ISSN (Print) - 0012-9976 | ISSN (Online) - 2349-8846

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Mediawatch: Freedom of Information

While the media debate around the Freedom of Information Bill has focused on the tensions within the government on the issue, the media has not made a strong enough plea for extending public access to official documents and information.

In many countries which profess democracy, government files are made open to the public after 30 years, on the theory that the public has the right to know after a given length of time what had transpired in earlier years. Confidential files are declassified. Not long ago, the US government made available documents pertaining to the Indian subcontinent during the years 1965 to 1973 concerning the 1965 war, the East Pakistan crisis in 1971 and the break-up of Pakistan. The documents consisted of telegrams, aerogrammes, etc, to and from the state department, memoranda of conversations with heads of governments, foreign ministers, important political leaders and confidential letters to the US president and minutes of meetings at the state department. All these documents are now freely available in Washington DC. But try getting similar documents in New Delhi and one will come across a granite wall. Even 50 years after independence the Indian government continues to deny historians, journalists and social scientists access to numerous important documents even of the colonial era by invoking the Official Secrets Act (OSA). This issue was recently raised in the Indian Express, August 24, by Madhu Kishwar and Manoj Mitta, both of whom held that it is about time the government becomes less secretive.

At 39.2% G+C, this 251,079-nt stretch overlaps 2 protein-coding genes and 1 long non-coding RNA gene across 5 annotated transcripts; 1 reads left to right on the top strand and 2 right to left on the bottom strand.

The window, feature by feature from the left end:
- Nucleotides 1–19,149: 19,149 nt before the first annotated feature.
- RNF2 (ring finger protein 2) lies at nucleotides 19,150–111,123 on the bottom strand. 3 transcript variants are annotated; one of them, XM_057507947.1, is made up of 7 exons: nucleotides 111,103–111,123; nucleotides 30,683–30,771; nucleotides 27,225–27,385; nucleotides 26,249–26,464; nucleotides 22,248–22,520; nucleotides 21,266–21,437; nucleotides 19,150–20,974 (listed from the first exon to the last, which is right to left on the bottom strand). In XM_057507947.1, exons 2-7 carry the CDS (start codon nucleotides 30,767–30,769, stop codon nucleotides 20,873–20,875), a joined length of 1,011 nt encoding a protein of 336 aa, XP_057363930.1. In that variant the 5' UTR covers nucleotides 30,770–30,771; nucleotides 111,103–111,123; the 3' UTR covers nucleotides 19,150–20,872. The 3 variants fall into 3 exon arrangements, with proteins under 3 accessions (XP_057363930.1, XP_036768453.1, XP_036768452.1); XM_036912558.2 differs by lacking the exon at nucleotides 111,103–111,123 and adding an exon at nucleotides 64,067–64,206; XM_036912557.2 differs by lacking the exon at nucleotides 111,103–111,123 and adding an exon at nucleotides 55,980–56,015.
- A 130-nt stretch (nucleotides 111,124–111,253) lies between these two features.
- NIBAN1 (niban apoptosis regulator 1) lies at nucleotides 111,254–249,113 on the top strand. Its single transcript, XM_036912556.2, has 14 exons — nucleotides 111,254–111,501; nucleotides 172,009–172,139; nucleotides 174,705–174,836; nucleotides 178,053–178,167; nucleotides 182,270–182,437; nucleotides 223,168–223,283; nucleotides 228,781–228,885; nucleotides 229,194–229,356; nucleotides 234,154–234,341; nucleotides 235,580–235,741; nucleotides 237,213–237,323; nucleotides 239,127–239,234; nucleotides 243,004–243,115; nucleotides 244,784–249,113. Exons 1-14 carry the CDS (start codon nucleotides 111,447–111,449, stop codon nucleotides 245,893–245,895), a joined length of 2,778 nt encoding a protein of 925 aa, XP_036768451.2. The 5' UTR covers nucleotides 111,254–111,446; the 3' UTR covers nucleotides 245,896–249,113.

In his article Mitta said that “the much-awaited Freedom of Information Bill introduced in the current session of parliament seems to take no account of the vastly changing scenario” and that “the proposed legislation is entirely government-centric as though the state machinery were still the only repository of all the information that affects the people at large”. The bill, wrote Mitta, “is likely to be of little use to all those who seek information from the private sector in their capacity as investors, consumers, environmental victims or journalists”. What is worse, the bill seems specifically to exempt many classes of government-held information (such as file notings of the ministers and bureaucrats) from its purview. The bill has presently been referred to a parliamentary committee to suggest improvements but the time surely has come for the public to demand access to information that is over 30 years old.

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